>Two spare wheels, one on bonnet, get as much weight up front as you can, one off rear swing away gate (aids lockable security) make sure you have a third spare tyre if not putting 2 spares in the back. (although wolf style side tyre mount has many benefits)
>Make sure that you know how to, and can change a tyre, I am not convinced that split rims are a good idea given the likely hood of you needing to repeatedly change tyres. By the end of my 2nd Nairobi to Cape town trip, I could switch tyres on the rim in under an hour. I have awesome experience with tubeless tyres, but always carry spare tubes as well. still wouldnt use split rims
>Built in spare fuel tank under front seats.
>Jerry cans red for diesel and blue for water, take more than you need, I make sure that I have 40litres of jerry can diesel, 40 litre diesel under seat spare and 60 litres of water. then spare oil, 2x10 litres and spare hydraulic fluid - thats 300Kgs just of dead weight liquid.
>Improve the cooling system.
Landrovers are built for the UK, where its not traditionally very warm, nor is the altitude anything to write home about. The route you're going on, will challenge the Turbo diesel engines to the max, low speed, high torque, high revs.
Kenlowe fans or similar will help, but improving the intercooler and oil cooling system is a better idea. To help cool the engine, pop the bonnet when resting, or running high revs at low speed.
>I would suggest bonnet latches too, these prevent the bonnet from rattling around too much on hard hits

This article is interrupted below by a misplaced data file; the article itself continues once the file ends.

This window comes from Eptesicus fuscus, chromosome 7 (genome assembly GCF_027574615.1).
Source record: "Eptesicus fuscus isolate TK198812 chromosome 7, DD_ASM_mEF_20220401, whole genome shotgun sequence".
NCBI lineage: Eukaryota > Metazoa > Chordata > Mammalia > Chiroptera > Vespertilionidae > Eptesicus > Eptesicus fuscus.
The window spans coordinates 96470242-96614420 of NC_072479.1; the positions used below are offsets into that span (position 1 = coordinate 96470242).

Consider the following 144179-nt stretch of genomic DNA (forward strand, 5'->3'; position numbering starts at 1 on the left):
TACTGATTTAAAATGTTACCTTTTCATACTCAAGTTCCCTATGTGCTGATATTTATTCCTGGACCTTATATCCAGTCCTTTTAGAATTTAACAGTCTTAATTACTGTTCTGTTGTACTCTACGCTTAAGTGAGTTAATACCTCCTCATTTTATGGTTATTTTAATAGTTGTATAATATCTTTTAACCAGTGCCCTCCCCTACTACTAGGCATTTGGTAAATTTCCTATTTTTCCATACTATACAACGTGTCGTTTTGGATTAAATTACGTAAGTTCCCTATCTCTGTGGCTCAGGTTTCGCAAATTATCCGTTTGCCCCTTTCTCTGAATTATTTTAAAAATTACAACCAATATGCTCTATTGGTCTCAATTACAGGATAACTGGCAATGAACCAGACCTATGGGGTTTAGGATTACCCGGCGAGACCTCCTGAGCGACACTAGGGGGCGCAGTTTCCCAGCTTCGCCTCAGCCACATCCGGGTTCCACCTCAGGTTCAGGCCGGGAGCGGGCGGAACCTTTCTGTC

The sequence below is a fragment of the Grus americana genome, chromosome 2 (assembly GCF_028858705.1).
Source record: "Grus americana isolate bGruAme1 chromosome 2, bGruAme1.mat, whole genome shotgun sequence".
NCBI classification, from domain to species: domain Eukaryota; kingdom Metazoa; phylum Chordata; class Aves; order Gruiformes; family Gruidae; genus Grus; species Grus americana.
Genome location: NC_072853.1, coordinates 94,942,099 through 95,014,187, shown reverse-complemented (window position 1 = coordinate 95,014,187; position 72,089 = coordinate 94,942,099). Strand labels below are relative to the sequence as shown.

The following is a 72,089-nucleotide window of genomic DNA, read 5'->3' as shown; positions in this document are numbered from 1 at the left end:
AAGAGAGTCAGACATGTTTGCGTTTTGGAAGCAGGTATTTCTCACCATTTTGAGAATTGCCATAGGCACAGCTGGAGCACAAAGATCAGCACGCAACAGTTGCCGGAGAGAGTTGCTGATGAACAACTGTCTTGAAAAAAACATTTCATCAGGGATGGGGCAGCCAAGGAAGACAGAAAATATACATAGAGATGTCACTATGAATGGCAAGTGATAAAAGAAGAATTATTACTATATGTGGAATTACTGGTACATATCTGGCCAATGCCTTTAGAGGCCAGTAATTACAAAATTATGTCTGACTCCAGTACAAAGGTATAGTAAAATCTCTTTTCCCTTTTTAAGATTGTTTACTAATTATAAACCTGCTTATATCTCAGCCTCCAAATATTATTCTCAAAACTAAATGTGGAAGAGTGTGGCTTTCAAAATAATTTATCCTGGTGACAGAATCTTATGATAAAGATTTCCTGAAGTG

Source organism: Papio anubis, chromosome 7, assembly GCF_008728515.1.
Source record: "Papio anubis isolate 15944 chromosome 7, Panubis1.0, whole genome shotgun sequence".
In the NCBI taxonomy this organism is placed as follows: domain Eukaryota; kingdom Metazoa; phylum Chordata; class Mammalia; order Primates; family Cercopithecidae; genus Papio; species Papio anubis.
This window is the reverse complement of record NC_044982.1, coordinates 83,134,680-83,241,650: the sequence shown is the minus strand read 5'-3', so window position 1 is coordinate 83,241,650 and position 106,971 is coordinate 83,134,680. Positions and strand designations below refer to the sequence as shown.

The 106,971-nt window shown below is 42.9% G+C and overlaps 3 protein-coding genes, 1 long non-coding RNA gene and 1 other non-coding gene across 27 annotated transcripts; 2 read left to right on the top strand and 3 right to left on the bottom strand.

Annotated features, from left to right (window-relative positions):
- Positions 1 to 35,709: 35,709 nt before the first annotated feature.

>Panga and Spade. Absolute must.
>Sound system, a waste of time 95% of the time.
>Heavy duty tyre spanner, and a replacement
>If necessary inverter for general charging (12v - 240v)
>Solar panels to top up the Battery. Dont need much, its a contingency only
>Roof hatch into the rear of the roof top tent is surprisingly useful. WHY? so you can get from the tent into the car without getting onto the ground when a lion is sleeping around / under your car.
>Canvas seat covers, or anything similar.
>Side awning really makes a small difference.
I am a fan of the SAFA roof top tents, they started it and have every option covered, I've used Ezi Awn and Hannibal, but the biggest ones are the coolest. You dont need one, its lighter to just put a full length plywood on the roof section roll cage and then pitch a normal tent up there. But the speed of putting up a roof top tent cant be beaten when youre exhausted and just want protection.
Have the Roof top tent fold forward over the bonnet onto the front bull bar, so you can drive around for better positioning without taking it down.
>You can make a full length bed arrangement out the back by folding forward the rear seats, and having slats that run the width of the Landy, or a Hammock type arrangement, but though enhanced safety, it gets really hot
>If its really really hot a hammock tent cannot be beaten for a cool nights / Afternoons sleep